To identify the frequency of nursing diagnoses defining characteristics of inpatients with cardiovascular disease, and to rate them according to demographic and clinical variables. Methods: A descriptive transversal study. Data were collected through nursing assessment, medical charts, interview and physical exams with 30 inpatients in a large hospital .A proprietary instrument validated for data collection was used. Such data were analyzed by 5 experts and, upon agreement of 50%, they were submitted to descriptive and inferential statistical analysis. Results: Significant associations were found with the factors Presence of Heart Failure, Acute Myocardial Infarction, Pain, Sex and Age. The most frequent nursing diagnoses were: anxiety (76,7%), acute pain (70,7%), decreased cardiac output (56,7%), activity intolerance (46,7%), sexual dysfunction (36,7%) and impaired urinary elimination (36,7%). The diagnosis decreased cardiac output, impaired activity and impaired urinary elimination (p=0,029) were observed with high frequency in patients with heart failure (p=0,003). There was also an association between acute myocardial infarction and insomnia nursing diagnosis (p=0,014). Sexual dysfunction was associated with age above 60 years (p=0,041). Conclusion: nursing diagnoses showed responses to cardiovascular disease through holistic research.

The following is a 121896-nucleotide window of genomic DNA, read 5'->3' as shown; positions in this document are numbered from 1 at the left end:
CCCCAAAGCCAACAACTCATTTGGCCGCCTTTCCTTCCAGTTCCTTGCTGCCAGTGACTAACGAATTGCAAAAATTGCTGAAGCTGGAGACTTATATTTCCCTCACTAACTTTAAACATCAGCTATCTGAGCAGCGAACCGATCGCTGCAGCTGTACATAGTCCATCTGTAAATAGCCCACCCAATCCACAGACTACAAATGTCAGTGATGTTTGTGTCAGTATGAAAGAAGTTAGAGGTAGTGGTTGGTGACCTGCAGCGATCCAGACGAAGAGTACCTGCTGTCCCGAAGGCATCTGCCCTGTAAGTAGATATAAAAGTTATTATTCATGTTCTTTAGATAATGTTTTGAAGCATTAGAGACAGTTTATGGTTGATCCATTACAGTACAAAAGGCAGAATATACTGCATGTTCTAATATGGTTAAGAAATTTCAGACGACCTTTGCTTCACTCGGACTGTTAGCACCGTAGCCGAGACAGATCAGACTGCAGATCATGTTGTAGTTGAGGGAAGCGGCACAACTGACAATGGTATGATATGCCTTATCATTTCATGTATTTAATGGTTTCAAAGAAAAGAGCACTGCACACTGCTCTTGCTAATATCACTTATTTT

Nursing Diagnosis; Cardiovascular Diseases; Nursing Process; Cardiology